I had a rough time when I came to UBC two years ago as an international graduate student from China. Language was my biggest barrier. I couldn’t understand the professors during class or share my opinions. On top of that, I was lonely. I didn’t have the courage to speak with my classmates because I couldn’t keep up with how quickly they spoke.
I felt so isolated that I decided to make some changes. I volunteered for Let’s Talk Science, hoping to improve my English. In this year-long volunteer program, I was paired with a UBC Ph.D. student who, by the end of the year, became my best friend in Vancouver. She invited me to hike with her at Lighthouse Park and that became my first hike ever. This experience made me fall in love with hiking and two months later I found myself committed to a two-day hike through the Grand Canyon.
I also learned how to swim at the UBC aquatic center and often swam with my new friend. Our friendship helped me grow from an indoor person to an active outdoor person.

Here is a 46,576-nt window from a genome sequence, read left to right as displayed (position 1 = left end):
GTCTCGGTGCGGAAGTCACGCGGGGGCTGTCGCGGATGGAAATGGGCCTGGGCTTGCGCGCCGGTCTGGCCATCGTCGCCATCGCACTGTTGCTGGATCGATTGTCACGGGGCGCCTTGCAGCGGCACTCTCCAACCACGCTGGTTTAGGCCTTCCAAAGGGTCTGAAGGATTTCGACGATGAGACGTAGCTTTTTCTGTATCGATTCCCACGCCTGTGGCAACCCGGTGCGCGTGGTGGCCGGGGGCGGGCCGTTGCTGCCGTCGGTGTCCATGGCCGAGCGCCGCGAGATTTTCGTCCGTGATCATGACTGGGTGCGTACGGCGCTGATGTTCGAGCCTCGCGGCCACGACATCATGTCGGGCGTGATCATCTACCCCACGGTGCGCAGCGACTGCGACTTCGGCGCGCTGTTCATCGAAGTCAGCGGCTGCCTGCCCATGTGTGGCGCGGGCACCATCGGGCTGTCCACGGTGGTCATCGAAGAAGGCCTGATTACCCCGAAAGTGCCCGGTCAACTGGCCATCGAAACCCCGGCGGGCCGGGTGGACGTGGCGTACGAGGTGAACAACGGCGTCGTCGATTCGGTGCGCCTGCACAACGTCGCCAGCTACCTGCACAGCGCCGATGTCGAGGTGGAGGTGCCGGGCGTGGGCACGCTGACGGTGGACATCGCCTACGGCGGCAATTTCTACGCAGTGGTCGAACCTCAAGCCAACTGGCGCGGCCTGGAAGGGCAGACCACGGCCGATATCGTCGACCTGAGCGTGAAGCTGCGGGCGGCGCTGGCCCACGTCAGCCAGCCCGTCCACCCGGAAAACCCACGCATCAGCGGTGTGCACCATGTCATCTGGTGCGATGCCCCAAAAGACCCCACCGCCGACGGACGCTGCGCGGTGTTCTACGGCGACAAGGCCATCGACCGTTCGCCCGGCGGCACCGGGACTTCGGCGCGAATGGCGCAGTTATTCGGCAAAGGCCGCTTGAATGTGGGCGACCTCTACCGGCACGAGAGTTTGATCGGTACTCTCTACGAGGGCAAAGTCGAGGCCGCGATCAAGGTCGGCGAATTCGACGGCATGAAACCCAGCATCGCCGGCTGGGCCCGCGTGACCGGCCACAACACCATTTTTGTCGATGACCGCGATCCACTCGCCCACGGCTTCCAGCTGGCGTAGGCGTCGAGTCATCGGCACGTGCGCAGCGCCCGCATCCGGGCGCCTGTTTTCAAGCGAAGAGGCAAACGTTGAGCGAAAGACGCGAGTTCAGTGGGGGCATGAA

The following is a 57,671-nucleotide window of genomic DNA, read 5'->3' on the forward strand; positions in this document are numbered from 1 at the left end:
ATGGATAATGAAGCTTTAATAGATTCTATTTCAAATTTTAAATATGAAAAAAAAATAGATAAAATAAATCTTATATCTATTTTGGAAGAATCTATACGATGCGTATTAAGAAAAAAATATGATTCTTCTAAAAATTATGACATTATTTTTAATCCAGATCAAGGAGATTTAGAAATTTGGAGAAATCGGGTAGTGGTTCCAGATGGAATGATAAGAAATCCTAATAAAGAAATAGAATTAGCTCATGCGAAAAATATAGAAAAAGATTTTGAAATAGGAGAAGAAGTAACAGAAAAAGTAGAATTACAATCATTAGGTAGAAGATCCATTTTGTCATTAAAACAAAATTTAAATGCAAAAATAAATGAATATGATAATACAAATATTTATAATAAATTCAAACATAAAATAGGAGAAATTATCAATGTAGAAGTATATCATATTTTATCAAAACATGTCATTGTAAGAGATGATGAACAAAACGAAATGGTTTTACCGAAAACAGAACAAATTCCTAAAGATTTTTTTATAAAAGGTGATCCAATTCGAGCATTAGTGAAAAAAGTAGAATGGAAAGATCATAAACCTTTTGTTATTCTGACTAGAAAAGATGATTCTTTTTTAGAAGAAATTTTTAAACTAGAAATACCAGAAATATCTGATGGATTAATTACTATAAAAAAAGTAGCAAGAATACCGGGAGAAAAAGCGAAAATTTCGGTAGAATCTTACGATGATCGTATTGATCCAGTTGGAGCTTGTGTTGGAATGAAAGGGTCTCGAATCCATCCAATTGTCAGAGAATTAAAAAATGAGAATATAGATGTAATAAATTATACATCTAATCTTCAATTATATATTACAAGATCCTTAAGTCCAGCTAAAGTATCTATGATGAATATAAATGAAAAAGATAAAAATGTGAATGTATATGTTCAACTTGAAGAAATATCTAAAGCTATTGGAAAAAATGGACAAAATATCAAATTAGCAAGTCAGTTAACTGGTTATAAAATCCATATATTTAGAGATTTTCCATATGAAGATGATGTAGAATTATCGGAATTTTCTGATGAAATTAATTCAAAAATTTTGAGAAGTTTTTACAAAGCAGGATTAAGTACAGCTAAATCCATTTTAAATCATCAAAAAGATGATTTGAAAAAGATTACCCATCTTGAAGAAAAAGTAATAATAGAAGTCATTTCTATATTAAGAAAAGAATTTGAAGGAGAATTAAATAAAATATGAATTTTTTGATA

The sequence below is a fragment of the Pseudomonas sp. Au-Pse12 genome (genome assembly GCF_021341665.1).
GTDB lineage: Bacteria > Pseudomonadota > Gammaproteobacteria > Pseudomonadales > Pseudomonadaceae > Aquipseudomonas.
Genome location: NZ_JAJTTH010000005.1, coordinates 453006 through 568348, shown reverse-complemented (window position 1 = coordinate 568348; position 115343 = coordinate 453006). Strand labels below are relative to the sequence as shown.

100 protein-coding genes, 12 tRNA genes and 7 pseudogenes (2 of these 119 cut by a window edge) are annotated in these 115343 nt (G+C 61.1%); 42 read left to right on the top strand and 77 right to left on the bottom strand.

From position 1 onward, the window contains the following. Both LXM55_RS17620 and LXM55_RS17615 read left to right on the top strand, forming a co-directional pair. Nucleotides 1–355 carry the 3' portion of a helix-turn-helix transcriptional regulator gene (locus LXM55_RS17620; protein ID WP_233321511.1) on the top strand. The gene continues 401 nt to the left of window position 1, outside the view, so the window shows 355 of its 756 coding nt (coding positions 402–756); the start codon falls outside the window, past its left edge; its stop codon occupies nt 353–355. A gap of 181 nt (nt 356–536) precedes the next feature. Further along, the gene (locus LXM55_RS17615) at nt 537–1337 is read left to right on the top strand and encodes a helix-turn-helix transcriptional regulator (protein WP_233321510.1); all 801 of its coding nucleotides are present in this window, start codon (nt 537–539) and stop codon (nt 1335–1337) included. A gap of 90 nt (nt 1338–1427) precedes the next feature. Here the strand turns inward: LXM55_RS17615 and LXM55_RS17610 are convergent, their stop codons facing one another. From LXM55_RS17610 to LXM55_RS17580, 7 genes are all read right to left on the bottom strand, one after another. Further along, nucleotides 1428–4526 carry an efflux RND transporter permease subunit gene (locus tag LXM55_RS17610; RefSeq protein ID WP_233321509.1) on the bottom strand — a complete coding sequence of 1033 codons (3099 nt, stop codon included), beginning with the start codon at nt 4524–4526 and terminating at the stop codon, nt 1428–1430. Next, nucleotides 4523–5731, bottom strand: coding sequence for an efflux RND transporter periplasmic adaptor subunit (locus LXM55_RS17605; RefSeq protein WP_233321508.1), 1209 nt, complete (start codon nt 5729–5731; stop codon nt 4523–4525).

Through my volunteer experience I gained a great friendship and new hobbies. This first volunteer experience led me to more volunteer opportunities and finally a job. My English also improved a lot. I learned more about Canadian culture and developed a sense of belonging in my new community. Most importantly, I enjoyed volunteering because I could help other people.
When I look back at my past two years as an international graduate student I can see how much I have grown.
For many international students it can be challenging to be in a new environment and culture, but there are always ways to become more familiar with your surroundings. Once you start getting involved, adjusting to life at UBC often becomes easier and easier.
If you do find yourself struggling with the transition to UBC, you are not alone. Here are useful resources that can help with your transition:
This program offers free resources to improve your performance in class by advancing your academic English skills.
This is a free service here to support all writers at UBC. You can book one-on-one appointments through their website.
A free AMS service that offers resources and tools to guide you in pursuing a volunteer position that will be right for you.
A palette of non-credit workshops, seminars and other activities designed to complement your graduate program’s academic curriculum and mentorship experience.
Post Written by Yaying Zhong